Half the fun of being a Broadway fan (theatre nerd, drama dork, show queen, musical maven, Broadway baby, however you identify) is seeing shows and talking about them. Another favorite hobby, though, is anticipating shows (and talking about them). Just as sports fans have fantasy football, we thespians love to debate and handicap the coming season.
I've already come to blows with three close friends over the 2016 Best Musical Tony and the 2015 nominations haven't been announced yet. Even hypothetical shows inspire great passion. In high school math classes, I used to doodle dream casts for shows: Betty Buckley in Annie Get Your Gun, Mandy and Bernadette in Sweeney Todd, that kind of thing. Of course, part of the heartbreak of the Rialto is the shows that get announced and then don't happen, or they happen, but not with the star you were promised.
Click through to read my selections for the Top Ten "What Ifs" from Broadway History.
For a production that never happened, there was an awful lot of hullabaloo about the recently announced (then canceled) revival of Funny Girl. It would have been the show's first Broadway revival since the original production made a superstar out of Barbra Streisand and her indelible footsteps have made any notions of a revival extremely daunting. Lauren Ambrose was an appealing idea with her significant acting talent and unique sense of humor. People were concerned about her singing ability, but some viral videos of her singing with her band, including the Fanny Brice/Barbra Streisand hit "My Man" offered high hopes. Alas, it was not to be.
When John Doyle's innovative London production of Sweeney Todd was announced for a Broadway bow, there was great speculation on who would essay the roles of Sweeney and Mrs. Lovett. Of course, ultimately they went to Tony Award winners Michael Cerveris and Patti LuPone, the latter having already proven her mettle in the part with the New York Philharmonic and for PBS. But prior to that, one of the names floated was pop legend Cyndi Lauper, who had already appeared on Broaday in the Roundabout Theatre Company's production of The Threepenny Opera, opposite Alan Cumming. It's tantalizing to imagine Lauper's distinctive and rangy belt voice scaling the intricate highs and lows of Sondheim's score. Rumor has it Lauper was considered again when Tim Burton was casting his movie version of the show, but again, the world was denied a Cyndi Nellie. Perhaps someday.
The original production Sunset Boulevard was fraught with offstage drama from its inception when the gossip pages pitted workshop star Patti LuPone against Meryl Streep in the casting predictions. LuPone ultimately booked the role, for both London and subsequently, Broadway. When a Los Angeles production was scheduled in between Patti's two runs, film star Glenn Close was cast. Much has been written about the scandal that ensued with Close eventually creating the role on Broadway (likely to secure ticket sales for a show that had garnered mixed reviews) and LuPone winning a hefty settlement to compensate for her broken contract. With Close leaving the L.A. cast for NYC, Faye Dunaway was chosen to take over. Dunaway rehearsed the role and was about to begin performances when the production was suddenly closed. Another lawsuit followed with negative statements flying back and forth from both sides. The net result is no audience ever got to experience diva Faye Dunaway as Norma Desmond.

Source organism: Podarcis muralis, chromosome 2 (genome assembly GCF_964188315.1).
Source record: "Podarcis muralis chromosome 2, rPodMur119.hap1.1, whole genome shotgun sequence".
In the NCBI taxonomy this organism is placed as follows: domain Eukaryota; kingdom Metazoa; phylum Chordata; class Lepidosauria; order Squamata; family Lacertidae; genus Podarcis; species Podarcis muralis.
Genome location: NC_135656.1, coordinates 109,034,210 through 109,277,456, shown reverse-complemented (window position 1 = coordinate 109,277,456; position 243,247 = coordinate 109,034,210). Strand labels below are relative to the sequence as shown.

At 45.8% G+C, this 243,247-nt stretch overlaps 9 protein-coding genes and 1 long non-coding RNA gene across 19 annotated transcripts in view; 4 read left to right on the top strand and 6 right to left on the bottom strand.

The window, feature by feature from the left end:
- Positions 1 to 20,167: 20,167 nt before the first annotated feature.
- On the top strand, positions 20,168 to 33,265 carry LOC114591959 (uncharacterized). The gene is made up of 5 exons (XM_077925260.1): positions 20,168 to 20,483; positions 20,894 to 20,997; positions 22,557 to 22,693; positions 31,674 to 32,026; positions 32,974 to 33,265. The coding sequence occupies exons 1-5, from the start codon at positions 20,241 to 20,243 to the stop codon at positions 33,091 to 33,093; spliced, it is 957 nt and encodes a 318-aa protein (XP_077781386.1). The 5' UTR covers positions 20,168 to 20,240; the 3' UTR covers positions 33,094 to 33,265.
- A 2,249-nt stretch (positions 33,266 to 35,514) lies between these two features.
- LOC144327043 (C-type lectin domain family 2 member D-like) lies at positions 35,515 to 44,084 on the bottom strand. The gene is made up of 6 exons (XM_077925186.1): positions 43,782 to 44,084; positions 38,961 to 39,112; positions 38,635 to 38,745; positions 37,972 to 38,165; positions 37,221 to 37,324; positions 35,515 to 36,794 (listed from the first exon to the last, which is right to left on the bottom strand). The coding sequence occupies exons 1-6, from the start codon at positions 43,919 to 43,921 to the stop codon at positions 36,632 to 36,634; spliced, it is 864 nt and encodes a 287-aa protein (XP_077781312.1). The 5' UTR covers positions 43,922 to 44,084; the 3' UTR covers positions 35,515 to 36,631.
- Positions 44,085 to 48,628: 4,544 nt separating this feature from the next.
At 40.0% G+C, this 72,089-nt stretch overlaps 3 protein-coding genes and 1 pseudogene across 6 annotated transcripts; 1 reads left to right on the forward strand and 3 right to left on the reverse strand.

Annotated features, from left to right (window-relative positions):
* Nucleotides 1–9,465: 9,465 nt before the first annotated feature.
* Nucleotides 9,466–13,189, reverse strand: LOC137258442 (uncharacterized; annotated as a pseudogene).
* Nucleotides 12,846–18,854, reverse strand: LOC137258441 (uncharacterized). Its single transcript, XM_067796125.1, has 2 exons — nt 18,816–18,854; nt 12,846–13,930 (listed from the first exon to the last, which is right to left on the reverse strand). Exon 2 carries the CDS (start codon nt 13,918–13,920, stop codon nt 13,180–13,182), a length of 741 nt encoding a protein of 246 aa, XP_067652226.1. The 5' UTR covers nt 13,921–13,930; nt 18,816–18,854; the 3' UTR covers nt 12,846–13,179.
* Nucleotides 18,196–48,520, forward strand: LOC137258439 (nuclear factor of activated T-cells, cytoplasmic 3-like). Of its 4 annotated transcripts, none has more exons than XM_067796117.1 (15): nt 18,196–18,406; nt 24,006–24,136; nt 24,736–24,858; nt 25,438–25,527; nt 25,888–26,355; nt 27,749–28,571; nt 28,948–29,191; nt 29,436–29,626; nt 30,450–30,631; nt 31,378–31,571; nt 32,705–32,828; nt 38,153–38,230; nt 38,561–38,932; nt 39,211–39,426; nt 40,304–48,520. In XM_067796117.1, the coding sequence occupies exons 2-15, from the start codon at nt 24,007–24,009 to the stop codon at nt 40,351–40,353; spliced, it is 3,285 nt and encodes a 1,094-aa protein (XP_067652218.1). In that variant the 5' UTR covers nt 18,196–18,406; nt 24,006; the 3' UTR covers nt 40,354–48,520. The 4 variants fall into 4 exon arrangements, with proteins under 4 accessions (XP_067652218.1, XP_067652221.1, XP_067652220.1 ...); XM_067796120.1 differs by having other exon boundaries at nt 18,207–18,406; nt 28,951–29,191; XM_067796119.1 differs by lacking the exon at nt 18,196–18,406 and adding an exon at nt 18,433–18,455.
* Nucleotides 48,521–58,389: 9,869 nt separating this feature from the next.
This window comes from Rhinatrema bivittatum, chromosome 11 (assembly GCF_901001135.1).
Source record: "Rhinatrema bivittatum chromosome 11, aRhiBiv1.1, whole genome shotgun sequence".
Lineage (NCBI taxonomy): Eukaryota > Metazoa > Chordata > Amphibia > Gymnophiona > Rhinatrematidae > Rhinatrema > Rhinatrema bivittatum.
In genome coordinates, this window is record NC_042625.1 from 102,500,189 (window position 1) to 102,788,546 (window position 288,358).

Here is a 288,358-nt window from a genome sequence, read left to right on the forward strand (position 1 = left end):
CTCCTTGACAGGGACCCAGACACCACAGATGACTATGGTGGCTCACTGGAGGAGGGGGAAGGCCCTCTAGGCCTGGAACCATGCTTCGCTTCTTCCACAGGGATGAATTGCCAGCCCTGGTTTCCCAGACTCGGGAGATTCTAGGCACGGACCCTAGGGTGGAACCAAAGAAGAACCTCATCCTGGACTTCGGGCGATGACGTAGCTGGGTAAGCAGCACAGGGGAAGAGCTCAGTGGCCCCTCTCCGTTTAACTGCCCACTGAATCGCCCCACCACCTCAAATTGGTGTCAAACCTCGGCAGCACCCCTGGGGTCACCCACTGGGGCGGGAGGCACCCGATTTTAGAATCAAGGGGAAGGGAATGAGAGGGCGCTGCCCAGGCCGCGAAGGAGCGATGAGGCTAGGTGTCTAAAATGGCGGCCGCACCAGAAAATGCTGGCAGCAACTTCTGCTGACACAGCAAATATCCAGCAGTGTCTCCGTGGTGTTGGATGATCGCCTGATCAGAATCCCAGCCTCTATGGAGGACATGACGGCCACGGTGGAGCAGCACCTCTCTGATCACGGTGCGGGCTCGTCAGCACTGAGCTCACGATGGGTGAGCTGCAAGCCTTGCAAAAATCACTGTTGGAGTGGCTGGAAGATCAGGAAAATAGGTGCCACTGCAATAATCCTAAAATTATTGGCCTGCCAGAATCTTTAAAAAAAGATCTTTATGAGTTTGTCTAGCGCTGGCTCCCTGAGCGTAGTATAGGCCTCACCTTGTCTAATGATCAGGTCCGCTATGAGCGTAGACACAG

There is tremendous excitement for John Kander, Fred Ebb and Terrence McNally's forthcoming Broadway musical adaptation of 1956 Friedrich Duerrenmatt play The Visit, starring octogenarian triple-threat powerhouse, Chita Rivera. Much work on the score was completed before Ebb passed away in 2004 and the piece has been "on deck" so to speak for many years. Originally, it was announced to star Angela Lansbury, who then withdrew from the production to care for her ailing husband. While one delights at the prospect of Lansbury in this dramatic role, a better substitute could hardly have been found than Rivera, one of the most thrilling performers ever to grace the stage.
Before beloved television star Christina Applegate opened in the 2005 revival of Sweet Charity, many actresses were attached to the production. Powerhouse producers Barry and Fran Weissler have mentioned both Hollywood's Marisa Tomei and Jenna Elfman as potential stars before settling on Applegate, in whom they had more confidence as a singer and dancer. Then, in the show's out-of-town tryout, Applegate broke her foot and had to be spelled by her standby (veteran Broadway dancer Charlotte d'Amboise). As doubts circled about the fate of both Applegate and the production, d'Amboise received rave reviews. It was then announced that she and not Applegate would open the show on Broadway and the marquee on the Martin Beck (née Al Hirschfeld) Theatre was adorned with d'Amboise's name and photo. Then, all of a sudden, it was not; Applegate's casting was restored and she successfully made her Broadway debut as Charity, injury not withstanding, with d'Amboise returning to standby position. The poetic justice is d'Amboise went on to create the role of Cassie in the Braodway revival of A Chorus Line. In a bit of especially high-profile casting, there was talk that pop princess Britney Spears would take over in Sweet Charity after Applegate concluded her run, but it didn't pan out.